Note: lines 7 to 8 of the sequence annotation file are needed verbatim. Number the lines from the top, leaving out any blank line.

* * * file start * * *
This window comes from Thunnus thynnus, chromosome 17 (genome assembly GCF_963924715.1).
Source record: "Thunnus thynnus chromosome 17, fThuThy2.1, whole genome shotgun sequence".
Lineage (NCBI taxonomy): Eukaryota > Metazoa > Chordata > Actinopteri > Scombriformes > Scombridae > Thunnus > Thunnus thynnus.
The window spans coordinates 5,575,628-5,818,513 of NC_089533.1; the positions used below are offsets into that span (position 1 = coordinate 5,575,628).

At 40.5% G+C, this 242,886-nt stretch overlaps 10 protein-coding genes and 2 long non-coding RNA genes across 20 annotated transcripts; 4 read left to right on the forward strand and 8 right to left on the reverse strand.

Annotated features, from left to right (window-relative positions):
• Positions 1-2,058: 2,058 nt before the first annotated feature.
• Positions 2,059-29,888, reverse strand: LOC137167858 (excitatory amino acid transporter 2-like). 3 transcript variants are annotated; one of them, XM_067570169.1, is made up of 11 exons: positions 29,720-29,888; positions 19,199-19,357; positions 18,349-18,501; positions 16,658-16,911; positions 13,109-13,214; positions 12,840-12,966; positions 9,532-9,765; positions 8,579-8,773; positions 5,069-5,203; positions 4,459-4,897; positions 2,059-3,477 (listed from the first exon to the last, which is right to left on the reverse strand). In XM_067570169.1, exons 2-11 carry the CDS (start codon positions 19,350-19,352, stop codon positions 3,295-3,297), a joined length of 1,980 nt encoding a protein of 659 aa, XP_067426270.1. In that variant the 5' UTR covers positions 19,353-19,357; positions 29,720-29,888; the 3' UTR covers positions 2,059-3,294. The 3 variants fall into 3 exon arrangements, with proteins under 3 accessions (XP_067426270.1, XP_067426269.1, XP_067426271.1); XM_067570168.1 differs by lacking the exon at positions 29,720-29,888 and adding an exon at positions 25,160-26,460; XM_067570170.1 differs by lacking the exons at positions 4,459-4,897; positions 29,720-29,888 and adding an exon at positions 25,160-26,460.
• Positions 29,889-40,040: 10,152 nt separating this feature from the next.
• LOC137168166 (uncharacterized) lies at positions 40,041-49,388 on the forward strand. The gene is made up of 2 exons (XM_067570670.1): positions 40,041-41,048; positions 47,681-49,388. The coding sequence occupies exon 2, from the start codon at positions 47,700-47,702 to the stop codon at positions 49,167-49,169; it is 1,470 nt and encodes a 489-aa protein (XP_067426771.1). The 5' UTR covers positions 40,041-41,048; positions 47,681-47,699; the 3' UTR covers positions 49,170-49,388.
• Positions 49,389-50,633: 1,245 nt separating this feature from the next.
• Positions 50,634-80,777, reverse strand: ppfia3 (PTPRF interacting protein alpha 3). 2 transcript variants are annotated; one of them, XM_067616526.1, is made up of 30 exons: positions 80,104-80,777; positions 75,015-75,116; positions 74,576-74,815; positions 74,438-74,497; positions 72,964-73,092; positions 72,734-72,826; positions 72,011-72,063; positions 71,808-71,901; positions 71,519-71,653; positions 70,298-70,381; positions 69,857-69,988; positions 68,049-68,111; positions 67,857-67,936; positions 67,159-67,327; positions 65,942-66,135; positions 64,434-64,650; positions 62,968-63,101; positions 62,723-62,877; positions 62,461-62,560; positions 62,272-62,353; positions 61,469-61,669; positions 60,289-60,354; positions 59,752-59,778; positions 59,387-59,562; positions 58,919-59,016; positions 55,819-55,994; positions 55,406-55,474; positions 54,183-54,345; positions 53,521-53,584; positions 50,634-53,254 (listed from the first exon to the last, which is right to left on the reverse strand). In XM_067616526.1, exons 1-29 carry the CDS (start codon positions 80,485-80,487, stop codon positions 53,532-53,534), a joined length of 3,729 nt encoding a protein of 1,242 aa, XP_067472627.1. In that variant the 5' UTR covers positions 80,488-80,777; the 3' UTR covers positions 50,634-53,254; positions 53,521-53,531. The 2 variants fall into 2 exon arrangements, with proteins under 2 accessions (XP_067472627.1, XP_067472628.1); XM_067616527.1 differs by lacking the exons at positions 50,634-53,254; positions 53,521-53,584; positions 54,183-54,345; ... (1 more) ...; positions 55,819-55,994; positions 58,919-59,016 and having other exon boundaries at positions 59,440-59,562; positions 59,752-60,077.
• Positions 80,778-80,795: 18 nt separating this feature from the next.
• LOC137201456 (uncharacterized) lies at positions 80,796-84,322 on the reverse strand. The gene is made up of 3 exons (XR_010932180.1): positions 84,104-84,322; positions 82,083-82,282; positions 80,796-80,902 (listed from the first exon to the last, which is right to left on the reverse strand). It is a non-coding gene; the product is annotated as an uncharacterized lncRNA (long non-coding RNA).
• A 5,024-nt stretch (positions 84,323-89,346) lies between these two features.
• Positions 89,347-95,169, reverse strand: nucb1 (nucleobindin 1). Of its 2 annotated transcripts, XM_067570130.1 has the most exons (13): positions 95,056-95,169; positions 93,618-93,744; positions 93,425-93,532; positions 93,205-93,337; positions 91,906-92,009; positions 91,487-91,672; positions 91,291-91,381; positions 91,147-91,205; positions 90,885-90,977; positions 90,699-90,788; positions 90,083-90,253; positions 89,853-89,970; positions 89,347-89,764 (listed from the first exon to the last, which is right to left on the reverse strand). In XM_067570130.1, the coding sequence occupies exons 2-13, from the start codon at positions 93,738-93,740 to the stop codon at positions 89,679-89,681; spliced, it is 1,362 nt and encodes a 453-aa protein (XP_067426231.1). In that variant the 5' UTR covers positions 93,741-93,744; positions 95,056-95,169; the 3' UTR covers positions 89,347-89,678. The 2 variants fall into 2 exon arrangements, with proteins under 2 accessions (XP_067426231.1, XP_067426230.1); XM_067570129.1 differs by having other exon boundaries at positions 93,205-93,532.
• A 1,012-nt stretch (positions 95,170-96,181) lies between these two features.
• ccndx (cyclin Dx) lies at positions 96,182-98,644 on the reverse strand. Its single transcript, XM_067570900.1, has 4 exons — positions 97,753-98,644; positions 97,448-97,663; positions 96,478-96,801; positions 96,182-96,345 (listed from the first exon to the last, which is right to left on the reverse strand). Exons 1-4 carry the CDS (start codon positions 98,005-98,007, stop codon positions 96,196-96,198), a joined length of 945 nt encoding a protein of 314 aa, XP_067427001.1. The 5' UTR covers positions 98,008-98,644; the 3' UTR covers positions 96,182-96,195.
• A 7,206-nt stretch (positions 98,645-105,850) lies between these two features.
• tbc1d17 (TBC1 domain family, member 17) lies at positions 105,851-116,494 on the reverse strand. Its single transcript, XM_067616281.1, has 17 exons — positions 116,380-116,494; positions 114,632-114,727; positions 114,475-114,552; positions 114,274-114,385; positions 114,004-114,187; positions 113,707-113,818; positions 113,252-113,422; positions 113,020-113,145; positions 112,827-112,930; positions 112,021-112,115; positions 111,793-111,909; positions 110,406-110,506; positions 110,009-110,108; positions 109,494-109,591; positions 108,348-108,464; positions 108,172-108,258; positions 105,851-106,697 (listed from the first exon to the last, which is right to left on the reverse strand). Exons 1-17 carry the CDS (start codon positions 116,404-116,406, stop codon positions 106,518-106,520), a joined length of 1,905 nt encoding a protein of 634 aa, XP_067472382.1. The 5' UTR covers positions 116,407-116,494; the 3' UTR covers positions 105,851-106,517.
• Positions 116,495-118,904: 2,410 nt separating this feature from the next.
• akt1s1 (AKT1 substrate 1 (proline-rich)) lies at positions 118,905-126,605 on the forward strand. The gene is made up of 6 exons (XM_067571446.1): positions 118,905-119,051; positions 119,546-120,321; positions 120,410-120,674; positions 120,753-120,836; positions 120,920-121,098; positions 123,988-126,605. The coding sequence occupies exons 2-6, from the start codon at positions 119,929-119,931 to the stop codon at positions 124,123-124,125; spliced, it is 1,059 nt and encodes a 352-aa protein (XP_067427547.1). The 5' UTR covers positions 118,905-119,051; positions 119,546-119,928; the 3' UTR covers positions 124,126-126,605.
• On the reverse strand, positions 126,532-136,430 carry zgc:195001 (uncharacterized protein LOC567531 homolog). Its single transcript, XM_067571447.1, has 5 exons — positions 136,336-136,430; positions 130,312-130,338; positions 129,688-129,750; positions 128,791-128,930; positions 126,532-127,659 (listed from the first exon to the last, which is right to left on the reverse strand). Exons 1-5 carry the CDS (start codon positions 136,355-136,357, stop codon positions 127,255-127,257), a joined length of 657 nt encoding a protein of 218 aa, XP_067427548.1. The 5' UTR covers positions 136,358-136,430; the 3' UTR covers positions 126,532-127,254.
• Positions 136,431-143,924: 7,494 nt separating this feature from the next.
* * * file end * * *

• Positions 1-2,058: 2,058 nt before the first annotated feature.
• Positions 2,059-29,888, reverse strand: LOC137167858 (excitatory amino acid transporter 2-like). 3 transcript variants are annotated; one of them, XM_067570169.1, is made up of 11 exons: positions 29,720-29,888; positions 19,199-19,357; positions 18,349-18,501; positions 16,658-16,911; positions 13,109-13,214; positions 12,840-12,966; positions 9,532-9,765; positions 8,579-8,773; positions 5,069-5,203; positions 4,459-4,897; positions 2,059-3,477 (listed from the first exon to the last, which is right to left on the reverse strand). In XM_067570169.1, exons 2-11 carry the CDS (start codon positions 19,350-19,352, stop codon positions 3,295-3,297), a joined length of 1,980 nt encoding a protein of 659 aa, XP_067426270.1. In that variant the 5' UTR covers positions 19,353-19,357; positions 29,720-29,888; the 3' UTR covers positions 2,059-3,294. The 3 variants fall into 3 exon arrangements, with proteins under 3 accessions (XP_067426270.1, XP_067426269.1, XP_067426271.1); XM_067570168.1 differs by lacking the exon at positions 29,720-29,888 and adding an exon at positions 25,160-26,460; XM_067570170.1 differs by lacking the exons at positions 4,459-4,897; positions 29,720-29,888 and adding an exon at positions 25,160-26,460.